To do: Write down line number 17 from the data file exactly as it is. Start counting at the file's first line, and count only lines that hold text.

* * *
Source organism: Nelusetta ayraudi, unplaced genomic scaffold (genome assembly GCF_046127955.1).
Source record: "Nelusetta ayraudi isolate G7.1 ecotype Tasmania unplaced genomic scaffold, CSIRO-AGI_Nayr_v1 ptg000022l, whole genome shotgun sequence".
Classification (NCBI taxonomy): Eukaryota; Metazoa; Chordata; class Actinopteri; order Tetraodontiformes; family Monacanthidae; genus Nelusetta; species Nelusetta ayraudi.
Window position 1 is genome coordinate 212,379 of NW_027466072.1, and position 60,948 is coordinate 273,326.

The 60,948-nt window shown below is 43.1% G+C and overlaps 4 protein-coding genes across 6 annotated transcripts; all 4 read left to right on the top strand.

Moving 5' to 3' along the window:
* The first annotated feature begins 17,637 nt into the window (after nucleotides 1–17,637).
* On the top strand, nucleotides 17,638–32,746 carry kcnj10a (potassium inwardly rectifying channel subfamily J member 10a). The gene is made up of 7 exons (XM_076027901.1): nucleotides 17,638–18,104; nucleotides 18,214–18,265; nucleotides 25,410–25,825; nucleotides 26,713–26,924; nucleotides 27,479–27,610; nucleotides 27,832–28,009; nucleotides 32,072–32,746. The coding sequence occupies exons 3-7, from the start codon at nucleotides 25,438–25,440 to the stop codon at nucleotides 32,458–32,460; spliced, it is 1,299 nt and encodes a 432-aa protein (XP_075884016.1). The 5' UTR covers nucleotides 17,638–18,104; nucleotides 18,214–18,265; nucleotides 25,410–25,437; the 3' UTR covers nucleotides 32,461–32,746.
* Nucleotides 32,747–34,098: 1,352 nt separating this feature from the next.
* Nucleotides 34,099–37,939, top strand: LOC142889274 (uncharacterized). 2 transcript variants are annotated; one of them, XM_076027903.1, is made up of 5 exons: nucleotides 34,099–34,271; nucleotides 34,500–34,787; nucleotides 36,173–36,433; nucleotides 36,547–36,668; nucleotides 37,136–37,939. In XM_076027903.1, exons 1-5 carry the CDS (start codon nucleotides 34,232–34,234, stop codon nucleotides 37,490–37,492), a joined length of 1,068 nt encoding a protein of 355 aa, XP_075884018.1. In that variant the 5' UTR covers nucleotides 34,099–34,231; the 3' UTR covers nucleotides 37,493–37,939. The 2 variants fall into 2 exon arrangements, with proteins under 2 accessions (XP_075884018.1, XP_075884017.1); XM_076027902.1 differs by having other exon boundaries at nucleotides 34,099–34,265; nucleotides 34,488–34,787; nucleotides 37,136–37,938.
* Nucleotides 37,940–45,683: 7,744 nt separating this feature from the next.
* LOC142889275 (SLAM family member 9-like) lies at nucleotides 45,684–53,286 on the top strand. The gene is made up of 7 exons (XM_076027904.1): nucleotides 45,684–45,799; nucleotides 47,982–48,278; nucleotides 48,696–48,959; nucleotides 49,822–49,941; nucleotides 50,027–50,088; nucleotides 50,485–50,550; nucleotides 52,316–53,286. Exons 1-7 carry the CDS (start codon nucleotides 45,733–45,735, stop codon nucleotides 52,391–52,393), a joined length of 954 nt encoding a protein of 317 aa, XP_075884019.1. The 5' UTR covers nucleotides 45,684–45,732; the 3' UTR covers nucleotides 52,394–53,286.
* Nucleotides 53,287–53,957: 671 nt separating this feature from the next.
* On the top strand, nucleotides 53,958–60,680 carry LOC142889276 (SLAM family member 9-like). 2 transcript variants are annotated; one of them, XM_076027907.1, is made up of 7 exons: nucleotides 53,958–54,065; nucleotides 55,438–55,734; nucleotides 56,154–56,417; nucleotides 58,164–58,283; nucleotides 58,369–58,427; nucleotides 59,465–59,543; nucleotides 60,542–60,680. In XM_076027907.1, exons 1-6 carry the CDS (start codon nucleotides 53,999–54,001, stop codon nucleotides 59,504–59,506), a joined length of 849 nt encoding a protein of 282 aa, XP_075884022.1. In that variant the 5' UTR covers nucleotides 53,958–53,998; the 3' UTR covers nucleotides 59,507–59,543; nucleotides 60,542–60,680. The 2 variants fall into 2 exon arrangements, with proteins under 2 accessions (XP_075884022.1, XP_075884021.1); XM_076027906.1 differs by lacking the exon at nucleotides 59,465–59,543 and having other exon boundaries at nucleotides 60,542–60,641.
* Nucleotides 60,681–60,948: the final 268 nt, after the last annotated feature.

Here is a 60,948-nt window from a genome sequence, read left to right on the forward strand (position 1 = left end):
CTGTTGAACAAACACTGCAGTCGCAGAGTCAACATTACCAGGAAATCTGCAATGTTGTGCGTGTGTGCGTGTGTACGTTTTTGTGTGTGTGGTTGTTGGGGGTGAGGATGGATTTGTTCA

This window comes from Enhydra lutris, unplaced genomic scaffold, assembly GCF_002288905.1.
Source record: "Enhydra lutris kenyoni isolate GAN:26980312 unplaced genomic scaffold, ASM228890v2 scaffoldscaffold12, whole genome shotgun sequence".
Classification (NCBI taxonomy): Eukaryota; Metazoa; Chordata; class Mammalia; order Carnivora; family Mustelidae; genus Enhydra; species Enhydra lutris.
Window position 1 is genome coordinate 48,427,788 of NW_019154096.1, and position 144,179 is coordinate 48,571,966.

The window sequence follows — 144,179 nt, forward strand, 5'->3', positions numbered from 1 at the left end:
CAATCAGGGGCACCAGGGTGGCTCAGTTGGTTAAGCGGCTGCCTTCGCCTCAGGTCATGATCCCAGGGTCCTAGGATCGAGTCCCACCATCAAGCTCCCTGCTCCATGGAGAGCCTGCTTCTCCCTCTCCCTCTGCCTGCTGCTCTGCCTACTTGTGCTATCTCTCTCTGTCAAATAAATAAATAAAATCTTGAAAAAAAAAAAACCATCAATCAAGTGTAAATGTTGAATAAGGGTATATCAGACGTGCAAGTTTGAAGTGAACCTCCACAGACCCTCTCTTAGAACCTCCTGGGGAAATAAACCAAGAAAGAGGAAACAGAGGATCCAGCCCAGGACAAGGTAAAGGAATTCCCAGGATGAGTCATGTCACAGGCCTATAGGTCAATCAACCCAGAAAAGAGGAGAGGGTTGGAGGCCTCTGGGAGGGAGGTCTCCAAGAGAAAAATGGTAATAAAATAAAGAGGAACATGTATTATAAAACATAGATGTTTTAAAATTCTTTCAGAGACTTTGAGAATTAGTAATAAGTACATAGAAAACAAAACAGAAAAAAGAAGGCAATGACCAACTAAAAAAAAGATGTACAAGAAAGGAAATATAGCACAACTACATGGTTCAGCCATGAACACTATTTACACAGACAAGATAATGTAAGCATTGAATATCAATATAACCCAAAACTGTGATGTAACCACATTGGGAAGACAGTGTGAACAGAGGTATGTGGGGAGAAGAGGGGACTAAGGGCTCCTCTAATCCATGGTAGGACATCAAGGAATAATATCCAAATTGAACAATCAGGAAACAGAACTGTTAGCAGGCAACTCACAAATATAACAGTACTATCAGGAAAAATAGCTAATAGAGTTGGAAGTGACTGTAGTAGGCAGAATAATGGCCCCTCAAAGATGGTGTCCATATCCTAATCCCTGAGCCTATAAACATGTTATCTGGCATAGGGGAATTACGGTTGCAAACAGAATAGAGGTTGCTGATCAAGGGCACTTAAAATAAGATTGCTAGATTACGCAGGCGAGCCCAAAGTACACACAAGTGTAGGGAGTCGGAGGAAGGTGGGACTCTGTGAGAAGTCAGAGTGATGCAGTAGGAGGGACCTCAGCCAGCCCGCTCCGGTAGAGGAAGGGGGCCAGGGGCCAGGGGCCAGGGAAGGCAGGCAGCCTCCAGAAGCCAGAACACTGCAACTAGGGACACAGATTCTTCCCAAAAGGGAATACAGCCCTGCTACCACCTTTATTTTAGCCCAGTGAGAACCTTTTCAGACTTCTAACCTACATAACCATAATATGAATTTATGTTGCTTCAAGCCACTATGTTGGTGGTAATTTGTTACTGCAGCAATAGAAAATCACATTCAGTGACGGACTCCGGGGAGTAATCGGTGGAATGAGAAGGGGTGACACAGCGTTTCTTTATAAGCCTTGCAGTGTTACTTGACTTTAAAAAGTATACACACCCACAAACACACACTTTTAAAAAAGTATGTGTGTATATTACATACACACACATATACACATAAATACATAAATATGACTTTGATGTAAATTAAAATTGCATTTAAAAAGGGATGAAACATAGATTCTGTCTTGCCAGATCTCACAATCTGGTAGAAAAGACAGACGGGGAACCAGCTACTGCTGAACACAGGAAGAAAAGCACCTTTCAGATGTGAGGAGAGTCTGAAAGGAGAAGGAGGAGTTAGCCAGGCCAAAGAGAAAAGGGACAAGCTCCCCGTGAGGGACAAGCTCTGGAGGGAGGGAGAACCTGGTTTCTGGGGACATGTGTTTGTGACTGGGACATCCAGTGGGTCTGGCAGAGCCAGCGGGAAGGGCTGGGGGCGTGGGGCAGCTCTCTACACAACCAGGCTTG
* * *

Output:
CTGTTGAACAAACACTGCAGTCGCAGAGTCAACATTACCAGGAAATCTGCAATGTTGTGCGTGTGTGCGTGTGTACGTTTTTGTGTGTGTGGTTGTTGGGGGTGAGGATGGATTTGTTCA